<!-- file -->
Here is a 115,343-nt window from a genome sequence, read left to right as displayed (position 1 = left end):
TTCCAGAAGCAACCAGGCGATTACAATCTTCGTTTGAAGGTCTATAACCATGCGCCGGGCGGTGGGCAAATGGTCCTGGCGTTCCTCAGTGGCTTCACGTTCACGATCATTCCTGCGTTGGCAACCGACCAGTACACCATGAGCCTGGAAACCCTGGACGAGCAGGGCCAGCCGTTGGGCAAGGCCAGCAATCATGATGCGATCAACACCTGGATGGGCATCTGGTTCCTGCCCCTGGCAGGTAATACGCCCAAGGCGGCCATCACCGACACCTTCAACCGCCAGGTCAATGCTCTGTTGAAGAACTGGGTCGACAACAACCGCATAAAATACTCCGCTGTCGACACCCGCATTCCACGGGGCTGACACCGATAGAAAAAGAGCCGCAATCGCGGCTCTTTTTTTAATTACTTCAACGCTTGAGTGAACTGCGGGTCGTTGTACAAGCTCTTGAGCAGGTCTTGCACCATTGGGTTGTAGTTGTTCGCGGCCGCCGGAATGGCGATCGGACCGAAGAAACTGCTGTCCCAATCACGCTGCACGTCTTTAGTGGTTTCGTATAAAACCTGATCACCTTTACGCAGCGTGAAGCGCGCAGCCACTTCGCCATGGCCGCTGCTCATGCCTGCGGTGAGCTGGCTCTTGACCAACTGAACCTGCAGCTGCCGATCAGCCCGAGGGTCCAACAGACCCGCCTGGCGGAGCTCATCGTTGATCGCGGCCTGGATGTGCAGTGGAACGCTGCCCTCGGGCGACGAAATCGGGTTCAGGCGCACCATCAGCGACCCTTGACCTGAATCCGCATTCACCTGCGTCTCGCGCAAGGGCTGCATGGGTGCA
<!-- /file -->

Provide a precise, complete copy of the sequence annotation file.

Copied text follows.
Here is a 115,343-nt window from a genome sequence, read left to right as displayed (position 1 = left end):
TTCCAGAAGCAACCAGGCGATTACAATCTTCGTTTGAAGGTCTATAACCATGCGCCGGGCGGTGGGCAAATGGTCCTGGCGTTCCTCAGTGGCTTCACGTTCACGATCATTCCTGCGTTGGCAACCGACCAGTACACCATGAGCCTGGAAACCCTGGACGAGCAGGGCCAGCCGTTGGGCAAGGCCAGCAATCATGATGCGATCAACACCTGGATGGGCATCTGGTTCCTGCCCCTGGCAGGTAATACGCCCAAGGCGGCCATCACCGACACCTTCAACCGCCAGGTCAATGCTCTGTTGAAGAACTGGGTCGACAACAACCGCATAAAATACTCCGCTGTCGACACCCGCATTCCACGGGGCTGACACCGATAGAAAAAGAGCCGCAATCGCGGCTCTTTTTTTAATTACTTCAACGCTTGAGTGAACTGCGGGTCGTTGTACAAGCTCTTGAGCAGGTCTTGCACCATTGGGTTGTAGTTGTTCGCGGCCGCCGGAATGGCGATCGGACCGAAGAAACTGCTGTCCCAATCACGCTGCACGTCTTTAGTGGTTTCGTATAAAACCTGATCACCTTTACGCAGCGTGAAGCGCGCAGCCACTTCGCCATGGCCGCTGCTCATGCCTGCGGTGAGCTGGCTCTTGACCAACTGAACCTGCAGCTGCCGATCAGCCCGAGGGTCCAACAGACCCGCCTGGCGGAGCTCATCGTTGATCGCGGCCTGGATGTGCAGTGGAACGCTGCCCTCGGGCGACGAAATCGGGTTCAGGCGCACCATCAGCGACCCTTGACCTGAATCCGCATTCACCTGCGTCTCGCGCAAGGGCTGCATGGGTGCA